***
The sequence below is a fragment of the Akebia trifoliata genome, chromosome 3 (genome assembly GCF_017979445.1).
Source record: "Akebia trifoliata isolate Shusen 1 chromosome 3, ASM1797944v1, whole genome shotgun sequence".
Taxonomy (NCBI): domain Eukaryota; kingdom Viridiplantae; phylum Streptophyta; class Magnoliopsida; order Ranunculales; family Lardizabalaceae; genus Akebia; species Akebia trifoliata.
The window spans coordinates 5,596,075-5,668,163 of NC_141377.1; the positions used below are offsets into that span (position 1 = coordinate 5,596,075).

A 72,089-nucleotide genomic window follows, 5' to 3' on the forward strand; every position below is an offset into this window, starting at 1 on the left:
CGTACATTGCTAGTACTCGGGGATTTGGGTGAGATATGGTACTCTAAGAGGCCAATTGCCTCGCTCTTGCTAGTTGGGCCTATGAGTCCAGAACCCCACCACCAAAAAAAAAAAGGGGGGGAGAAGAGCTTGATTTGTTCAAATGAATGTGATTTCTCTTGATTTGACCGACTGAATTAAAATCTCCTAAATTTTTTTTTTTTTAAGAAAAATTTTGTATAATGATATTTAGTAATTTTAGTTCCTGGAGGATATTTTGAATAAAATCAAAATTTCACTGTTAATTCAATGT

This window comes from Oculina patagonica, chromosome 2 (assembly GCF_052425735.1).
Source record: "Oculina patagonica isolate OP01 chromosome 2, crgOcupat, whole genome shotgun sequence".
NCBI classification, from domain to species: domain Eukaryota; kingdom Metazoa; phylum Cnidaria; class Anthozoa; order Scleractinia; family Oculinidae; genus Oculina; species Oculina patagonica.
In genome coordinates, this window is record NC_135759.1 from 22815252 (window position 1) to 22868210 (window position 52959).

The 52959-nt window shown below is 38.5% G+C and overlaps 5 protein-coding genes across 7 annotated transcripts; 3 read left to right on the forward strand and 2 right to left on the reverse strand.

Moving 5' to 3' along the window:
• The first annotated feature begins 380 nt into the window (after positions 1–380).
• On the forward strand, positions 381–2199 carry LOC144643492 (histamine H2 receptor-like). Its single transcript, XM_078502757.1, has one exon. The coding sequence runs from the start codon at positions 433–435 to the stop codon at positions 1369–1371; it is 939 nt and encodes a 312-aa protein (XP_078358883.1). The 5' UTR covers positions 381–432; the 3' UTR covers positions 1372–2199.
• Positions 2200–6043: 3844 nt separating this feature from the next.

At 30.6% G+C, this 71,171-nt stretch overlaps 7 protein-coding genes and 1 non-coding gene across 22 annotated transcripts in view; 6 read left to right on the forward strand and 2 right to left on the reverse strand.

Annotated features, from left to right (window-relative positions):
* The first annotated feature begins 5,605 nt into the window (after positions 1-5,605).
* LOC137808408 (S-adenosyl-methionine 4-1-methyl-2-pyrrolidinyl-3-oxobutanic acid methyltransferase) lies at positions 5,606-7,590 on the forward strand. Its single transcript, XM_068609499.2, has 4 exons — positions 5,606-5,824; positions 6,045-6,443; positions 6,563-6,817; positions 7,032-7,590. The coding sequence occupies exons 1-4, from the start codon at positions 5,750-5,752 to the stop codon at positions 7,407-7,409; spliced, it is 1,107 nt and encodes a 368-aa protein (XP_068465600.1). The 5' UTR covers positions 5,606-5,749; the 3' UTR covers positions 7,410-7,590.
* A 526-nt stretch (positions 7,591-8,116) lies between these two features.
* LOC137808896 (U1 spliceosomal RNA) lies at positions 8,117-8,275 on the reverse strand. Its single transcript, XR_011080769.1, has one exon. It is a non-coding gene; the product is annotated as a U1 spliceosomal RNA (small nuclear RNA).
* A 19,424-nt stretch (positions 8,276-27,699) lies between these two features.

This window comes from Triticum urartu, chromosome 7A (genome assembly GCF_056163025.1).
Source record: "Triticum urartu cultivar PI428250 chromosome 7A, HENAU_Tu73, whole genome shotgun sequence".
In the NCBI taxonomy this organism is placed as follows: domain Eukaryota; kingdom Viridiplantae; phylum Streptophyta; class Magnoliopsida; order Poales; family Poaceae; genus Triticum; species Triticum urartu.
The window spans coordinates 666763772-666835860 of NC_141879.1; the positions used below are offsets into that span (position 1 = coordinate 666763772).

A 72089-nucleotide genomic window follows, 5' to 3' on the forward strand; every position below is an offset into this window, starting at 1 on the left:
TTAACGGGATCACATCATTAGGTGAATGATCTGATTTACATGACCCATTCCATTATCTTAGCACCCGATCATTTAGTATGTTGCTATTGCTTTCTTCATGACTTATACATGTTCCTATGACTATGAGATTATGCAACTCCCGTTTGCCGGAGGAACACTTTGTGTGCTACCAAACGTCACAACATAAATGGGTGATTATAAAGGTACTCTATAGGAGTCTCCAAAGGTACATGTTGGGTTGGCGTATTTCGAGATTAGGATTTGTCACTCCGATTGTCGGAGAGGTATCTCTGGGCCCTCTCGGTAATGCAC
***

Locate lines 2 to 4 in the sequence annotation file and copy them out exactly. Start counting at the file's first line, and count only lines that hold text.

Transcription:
Source record: "Akebia trifoliata isolate Shusen 1 chromosome 3, ASM1797944v1, whole genome shotgun sequence".
Taxonomy (NCBI): domain Eukaryota; kingdom Viridiplantae; phylum Streptophyta; class Magnoliopsida; order Ranunculales; family Lardizabalaceae; genus Akebia; species Akebia trifoliata.
The window spans coordinates 5,596,075-5,668,163 of NC_141377.1; the positions used below are offsets into that span (position 1 = coordinate 5,596,075).